Survey: Small business optimism ebbing in US
Optimism among American small business owners is showing more signs of ebbing.
That’s one of the findings of a semiannual survey of owners released by Bank of America. Forty-eight per cent of the 1,504 owners surveyed predicted that the national economy will improve over the next year, down from 55 per cent in the survey taken last fall. The drop in optimism extends to owners’ view of their local economies — 51 per cent expect an improvement versus 54 per cent in the previous survey.
The latest survey, conducted in February, is in line with surveys taken earlier this year by Capital One, the US Chamber of Commerce and MetLife and Wells Fargo that showed small business optimism slipping along with expectations for the economy.
The creeping pessimism was also reflected in owners’ modestly scaled-back plans to expand. Sixty-seven per cent of the owners Bank of America surveyed said they planned to expand their companies in the year ahead, down from 69 per cent in a survey taken a year earlier. And 56 per cent said they planned to expand over the next five years, down from 60 per cent a year earlier.
The number of owners who plan to hire increased to 24 per cent from 22 per cent a year earlier. However, the number of owners surveyed by Bank of America who plan to create jobs is smaller than in other surveys.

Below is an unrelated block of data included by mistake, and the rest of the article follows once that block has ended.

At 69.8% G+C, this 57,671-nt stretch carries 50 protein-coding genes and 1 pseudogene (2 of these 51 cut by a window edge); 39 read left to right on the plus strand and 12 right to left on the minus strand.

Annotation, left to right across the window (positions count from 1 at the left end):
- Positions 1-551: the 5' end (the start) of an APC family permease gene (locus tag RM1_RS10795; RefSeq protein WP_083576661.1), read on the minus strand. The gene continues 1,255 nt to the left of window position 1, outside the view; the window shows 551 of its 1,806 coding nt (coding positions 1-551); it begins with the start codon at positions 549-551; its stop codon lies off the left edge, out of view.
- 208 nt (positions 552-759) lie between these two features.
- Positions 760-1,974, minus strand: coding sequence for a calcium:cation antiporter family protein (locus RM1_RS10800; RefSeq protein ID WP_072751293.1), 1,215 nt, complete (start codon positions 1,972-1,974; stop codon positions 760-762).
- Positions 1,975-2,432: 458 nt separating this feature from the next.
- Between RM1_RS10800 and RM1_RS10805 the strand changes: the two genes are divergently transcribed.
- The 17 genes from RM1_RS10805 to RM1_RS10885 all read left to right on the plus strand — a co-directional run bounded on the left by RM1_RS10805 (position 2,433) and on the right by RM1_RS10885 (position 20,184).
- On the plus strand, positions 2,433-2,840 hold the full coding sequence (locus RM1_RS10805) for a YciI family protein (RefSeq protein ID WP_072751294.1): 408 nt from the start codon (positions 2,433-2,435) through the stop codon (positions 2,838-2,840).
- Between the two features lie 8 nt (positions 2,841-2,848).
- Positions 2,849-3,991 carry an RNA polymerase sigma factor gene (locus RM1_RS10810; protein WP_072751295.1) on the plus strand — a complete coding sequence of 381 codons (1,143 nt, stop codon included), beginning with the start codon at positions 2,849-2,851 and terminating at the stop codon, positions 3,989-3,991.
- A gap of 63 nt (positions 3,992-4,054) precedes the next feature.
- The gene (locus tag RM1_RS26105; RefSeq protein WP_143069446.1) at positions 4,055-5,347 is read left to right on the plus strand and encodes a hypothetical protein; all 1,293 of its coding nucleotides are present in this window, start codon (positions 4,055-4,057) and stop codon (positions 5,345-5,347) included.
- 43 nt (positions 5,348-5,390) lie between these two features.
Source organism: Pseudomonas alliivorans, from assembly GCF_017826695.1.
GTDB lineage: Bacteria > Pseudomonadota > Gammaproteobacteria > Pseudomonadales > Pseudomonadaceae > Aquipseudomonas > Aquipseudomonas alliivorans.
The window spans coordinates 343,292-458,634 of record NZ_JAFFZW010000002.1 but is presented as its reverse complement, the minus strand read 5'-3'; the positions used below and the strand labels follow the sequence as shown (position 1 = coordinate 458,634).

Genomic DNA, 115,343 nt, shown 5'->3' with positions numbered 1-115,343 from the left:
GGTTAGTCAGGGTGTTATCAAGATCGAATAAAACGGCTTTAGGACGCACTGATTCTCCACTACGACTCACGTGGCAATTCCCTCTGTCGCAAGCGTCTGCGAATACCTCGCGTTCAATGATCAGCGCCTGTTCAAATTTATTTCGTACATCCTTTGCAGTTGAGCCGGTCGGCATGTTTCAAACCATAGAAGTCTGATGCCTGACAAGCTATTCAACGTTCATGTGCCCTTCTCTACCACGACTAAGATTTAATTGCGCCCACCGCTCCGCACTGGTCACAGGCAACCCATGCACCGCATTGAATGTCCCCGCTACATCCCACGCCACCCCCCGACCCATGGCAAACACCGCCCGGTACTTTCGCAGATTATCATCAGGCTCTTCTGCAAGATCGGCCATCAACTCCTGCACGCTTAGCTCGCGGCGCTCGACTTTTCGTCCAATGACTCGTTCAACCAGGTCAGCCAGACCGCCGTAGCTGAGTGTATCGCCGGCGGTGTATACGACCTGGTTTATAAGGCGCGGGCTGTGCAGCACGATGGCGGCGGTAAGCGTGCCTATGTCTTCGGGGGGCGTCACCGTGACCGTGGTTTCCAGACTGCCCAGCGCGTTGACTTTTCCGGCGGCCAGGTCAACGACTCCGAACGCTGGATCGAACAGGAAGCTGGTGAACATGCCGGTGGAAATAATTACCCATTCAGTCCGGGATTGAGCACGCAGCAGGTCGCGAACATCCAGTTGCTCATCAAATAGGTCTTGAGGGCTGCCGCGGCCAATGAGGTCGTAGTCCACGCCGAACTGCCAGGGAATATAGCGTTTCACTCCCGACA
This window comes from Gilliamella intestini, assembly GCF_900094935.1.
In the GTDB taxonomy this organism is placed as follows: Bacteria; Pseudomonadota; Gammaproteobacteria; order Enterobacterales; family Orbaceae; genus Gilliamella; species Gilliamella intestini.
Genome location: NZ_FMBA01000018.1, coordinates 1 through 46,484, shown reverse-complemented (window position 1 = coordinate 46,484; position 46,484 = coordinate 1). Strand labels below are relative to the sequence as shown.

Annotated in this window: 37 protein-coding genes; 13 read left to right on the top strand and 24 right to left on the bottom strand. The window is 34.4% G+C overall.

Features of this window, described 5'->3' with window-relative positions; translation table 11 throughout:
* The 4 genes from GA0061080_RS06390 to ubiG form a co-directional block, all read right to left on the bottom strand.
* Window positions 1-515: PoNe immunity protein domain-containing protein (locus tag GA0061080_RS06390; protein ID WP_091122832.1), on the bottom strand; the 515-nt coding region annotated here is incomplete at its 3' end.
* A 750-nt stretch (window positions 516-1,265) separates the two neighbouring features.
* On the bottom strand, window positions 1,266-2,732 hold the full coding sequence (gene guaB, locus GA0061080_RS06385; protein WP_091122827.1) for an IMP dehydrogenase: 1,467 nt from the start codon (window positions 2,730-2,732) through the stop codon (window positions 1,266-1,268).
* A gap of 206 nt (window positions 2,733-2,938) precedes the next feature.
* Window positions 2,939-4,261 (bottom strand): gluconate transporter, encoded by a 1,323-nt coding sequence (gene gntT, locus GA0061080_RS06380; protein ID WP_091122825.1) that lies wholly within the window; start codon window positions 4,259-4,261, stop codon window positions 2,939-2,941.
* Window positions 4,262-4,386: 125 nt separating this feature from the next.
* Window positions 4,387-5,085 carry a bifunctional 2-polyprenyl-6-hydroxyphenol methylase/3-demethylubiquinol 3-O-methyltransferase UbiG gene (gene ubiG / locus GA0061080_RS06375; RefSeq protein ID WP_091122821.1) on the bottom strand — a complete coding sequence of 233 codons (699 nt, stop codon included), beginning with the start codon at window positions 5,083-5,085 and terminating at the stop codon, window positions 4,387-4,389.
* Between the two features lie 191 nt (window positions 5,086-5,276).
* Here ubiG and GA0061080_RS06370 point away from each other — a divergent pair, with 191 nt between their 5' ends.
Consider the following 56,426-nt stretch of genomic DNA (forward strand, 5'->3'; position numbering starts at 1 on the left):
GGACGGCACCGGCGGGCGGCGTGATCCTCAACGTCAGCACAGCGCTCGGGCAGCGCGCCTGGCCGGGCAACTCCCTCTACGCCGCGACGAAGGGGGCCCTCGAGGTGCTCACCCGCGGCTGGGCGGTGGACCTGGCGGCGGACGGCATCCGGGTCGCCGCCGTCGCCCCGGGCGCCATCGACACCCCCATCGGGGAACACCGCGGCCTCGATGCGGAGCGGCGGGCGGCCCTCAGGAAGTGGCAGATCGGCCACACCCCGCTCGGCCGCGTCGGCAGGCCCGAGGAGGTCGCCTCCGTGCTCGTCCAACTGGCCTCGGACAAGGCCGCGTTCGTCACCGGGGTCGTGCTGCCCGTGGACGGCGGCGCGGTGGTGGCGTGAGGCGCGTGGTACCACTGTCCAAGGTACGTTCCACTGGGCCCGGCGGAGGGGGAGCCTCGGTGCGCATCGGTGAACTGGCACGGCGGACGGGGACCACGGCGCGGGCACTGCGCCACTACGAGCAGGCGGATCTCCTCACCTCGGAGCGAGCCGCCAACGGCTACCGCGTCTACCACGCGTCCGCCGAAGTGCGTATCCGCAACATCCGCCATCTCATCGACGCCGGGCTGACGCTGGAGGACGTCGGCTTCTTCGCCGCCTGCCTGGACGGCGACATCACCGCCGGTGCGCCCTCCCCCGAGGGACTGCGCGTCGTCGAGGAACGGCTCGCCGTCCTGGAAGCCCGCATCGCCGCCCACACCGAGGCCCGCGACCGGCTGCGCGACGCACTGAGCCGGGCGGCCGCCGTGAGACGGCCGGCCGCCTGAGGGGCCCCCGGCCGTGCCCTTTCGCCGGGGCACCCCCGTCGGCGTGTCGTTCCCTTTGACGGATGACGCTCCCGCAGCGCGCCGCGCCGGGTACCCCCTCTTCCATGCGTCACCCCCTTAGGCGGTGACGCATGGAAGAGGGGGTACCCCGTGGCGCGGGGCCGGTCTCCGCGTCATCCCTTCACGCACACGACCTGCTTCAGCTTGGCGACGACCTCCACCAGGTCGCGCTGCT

Owners’ pessimism may be fueled by concerns about the United States’ political environment. It was cited by nearly two-thirds of the owners as one of their top economic concerns, surpassed only by healthcare costs. Rising interest rates, the stock market’s recent volatility and consumer spending were all cited as economic concerns by nearly half the owners.
Owners may also be a little less optimistic because the new tax law has not given their companies the boost they expected. Twenty-eight per cent said the government’s new tax policy has been positive for their companies, compared to 45 per cent who had a positive outlook about tax policy a year earlier. Half said the tax policy was neutral for their businesses, up from 39 per cent who, a year ago, forecast a neutral impact, and 21 per cent said the tax policy has had a negative impact on their companies, up from last year’s 15 per cent.